'No rights monitoring in Western Sahara'
24 April 2013, 16:16
New York - Opposition from France and Morocco forced the
United States to abandon a proposal to monitor human rights in the disputed
territory of Western Sahara, UN diplomats said on Tuesday.
The US decision clears the way for the UN Security Council
to approve a UN resolution that would extend the mandate of the UN peacekeeping
force in the mineral-rich territory for another year, the diplomats said,
speaking on condition of anonymity because negotiations were private.
Morocco annexed the former Spanish colony in 1976, sparking
a decades-long battle for independence by Polisario Front rebels which ended
with a UN-brokered 1991 cease-fire. Morocco has proposed wide-ranging autonomy
for Western Sahara, but the Polisario Front insists on self-determination for
the local people through a referendum on the territory's future.
The Polisario Front has been lobbying for years, along with
human rights groups, for a UN human rights presence in Western Sahara.
In a report to the Security Council last month, the UN
Secretary-General Ban Ki-moon called for "independent, impartial,
comprehensive and sustained monitoring of the human rights situations in both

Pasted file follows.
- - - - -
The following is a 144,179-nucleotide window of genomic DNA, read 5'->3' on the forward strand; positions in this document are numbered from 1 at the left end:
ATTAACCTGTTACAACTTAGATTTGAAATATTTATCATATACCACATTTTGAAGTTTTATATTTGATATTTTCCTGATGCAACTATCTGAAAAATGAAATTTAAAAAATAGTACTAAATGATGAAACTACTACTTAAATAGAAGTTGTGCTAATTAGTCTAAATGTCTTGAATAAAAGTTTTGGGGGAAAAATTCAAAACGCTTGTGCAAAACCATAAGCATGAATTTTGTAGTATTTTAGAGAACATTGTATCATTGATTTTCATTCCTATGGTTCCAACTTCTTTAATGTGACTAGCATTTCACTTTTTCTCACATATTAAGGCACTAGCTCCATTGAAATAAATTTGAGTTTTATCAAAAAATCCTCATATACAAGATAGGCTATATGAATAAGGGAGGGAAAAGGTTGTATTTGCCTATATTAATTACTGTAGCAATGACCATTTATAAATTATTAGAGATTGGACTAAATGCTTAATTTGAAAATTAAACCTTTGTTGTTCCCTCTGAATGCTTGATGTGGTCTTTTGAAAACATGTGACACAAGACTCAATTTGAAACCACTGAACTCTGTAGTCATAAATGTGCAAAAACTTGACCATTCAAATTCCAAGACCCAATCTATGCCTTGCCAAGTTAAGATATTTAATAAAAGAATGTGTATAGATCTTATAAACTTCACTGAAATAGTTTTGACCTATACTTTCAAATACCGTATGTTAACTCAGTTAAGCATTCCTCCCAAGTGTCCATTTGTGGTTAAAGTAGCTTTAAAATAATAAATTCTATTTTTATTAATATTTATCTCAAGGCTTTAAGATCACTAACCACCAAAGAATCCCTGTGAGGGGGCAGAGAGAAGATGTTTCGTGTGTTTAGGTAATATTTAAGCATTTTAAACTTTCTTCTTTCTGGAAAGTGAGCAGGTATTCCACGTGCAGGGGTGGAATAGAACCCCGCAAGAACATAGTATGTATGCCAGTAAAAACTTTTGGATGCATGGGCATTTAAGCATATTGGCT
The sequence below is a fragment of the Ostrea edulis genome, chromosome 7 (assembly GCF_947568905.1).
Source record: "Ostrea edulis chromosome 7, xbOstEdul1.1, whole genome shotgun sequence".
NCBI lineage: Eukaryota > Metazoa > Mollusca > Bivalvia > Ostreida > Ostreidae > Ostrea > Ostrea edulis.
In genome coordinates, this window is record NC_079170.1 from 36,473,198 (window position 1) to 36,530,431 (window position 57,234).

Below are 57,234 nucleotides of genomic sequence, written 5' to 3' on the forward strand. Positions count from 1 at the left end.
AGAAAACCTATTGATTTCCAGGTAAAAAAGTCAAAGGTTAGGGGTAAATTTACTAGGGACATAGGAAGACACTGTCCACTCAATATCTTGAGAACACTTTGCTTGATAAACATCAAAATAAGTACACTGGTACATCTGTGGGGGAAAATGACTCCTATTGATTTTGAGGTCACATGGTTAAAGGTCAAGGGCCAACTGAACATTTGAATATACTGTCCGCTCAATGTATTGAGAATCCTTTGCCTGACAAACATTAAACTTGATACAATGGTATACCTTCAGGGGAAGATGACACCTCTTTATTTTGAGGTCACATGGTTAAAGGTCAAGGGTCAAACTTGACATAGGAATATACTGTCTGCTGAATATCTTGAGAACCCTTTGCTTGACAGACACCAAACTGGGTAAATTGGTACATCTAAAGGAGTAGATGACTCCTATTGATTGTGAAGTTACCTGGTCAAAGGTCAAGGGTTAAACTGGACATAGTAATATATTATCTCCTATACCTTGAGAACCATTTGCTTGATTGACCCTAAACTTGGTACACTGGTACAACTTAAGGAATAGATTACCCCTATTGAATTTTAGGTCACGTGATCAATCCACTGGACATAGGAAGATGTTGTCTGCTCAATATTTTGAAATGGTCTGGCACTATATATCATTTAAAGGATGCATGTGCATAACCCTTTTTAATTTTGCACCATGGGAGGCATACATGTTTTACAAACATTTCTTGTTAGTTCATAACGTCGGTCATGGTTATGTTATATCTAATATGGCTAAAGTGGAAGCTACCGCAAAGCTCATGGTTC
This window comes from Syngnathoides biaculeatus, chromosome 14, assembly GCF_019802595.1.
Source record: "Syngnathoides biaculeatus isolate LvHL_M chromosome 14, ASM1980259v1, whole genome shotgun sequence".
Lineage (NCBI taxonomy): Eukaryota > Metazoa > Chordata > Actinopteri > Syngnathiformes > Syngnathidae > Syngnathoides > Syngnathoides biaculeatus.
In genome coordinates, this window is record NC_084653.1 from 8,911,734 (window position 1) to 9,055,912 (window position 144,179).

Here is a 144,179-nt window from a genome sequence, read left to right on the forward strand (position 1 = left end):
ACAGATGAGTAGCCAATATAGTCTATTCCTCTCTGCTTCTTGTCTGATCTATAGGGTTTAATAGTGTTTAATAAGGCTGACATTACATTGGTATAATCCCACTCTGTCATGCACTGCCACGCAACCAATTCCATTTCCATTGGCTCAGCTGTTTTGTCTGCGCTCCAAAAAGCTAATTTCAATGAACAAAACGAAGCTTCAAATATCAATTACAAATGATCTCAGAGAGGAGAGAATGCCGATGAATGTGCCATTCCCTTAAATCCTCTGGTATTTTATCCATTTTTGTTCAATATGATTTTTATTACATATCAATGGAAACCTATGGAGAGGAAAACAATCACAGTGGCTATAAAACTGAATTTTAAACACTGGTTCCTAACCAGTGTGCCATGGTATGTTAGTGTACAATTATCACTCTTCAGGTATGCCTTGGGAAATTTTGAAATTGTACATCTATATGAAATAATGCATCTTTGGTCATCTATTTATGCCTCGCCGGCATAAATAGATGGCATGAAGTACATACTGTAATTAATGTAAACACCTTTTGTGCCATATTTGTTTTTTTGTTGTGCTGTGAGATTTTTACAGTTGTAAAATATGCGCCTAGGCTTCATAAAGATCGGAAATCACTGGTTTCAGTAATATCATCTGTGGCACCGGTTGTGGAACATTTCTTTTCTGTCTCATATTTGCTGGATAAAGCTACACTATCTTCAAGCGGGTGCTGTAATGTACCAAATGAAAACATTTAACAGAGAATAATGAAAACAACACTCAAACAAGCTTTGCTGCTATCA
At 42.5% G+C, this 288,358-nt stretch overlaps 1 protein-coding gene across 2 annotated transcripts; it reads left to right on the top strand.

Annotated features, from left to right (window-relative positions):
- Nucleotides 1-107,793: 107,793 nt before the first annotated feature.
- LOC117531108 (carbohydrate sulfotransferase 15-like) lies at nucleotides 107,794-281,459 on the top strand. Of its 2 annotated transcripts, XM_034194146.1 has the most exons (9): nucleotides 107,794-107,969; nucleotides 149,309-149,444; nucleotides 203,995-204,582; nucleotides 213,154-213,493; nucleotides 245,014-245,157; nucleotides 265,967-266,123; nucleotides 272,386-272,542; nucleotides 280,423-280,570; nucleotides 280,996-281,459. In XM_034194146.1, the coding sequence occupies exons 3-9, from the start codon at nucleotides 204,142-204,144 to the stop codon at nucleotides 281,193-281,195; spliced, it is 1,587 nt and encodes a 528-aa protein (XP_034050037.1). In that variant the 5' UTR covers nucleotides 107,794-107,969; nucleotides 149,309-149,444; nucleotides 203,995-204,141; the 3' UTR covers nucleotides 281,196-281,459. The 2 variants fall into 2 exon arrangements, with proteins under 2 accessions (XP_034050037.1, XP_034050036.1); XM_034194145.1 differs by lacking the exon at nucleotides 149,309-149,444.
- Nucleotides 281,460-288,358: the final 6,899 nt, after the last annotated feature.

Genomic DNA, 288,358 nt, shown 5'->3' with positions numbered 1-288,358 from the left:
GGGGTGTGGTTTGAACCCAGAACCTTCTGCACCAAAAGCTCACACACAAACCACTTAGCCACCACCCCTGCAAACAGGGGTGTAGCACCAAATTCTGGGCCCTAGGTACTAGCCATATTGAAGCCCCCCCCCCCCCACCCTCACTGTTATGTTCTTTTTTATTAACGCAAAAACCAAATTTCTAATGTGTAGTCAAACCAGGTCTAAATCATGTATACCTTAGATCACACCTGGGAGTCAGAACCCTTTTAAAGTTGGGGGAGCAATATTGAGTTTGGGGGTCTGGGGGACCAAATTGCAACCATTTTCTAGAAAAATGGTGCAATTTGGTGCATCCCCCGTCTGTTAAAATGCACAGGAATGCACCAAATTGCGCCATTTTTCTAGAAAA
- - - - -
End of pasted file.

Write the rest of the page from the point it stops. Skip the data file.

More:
Western Sahara and the camps" for Saharan refugees because of continuing
reports of rights violations.
The United States, following up on the report, proposed
having the UN monitor human rights in the resolution it drafted to extend the
mandate of UN peacekeepers.
Angered at the proposal, Morocco canceled its annual
military exercises with the United States on April 16.
The 13th annual "African Lion" exercise —
involving 1 400 US servicemen and 900 Moroccan troops, as well as foreign
observers from countries like France and Germany — had been set to start on
April 17 with many personnel already in place.
Moroccan government spokesman Mustapha Khalfi, who is also
the minister of communication, announced the cancellation, calling the US
proposal "an attack on the national sovereignty of Morocco" that
would have "negative consequences on the stability of the whole region".
Khalfi said Morocco — which is serving a two-year stint on
the Security Council — counted on "the wisdom" of other council
members to block human rights monitoring.
Diplomats said that when the US presented its draft
resolution to the Friends of Western Sahara group, which includes Britain,
France, Germany, Russia, Spain and Switzerland, there were strong objections
from France, which has close ties to Morocco and is a veto-wielding permanent
member of the Security Council.
So the US watered down the resolution to call for greater
progress on human rights — but no monitoring, the diplomats said.
The friends group approved the revised draft which was sent
to all 15 members of the Security Council Tuesday, with the expectation that it
will be approved on Thursday, the diplomats said.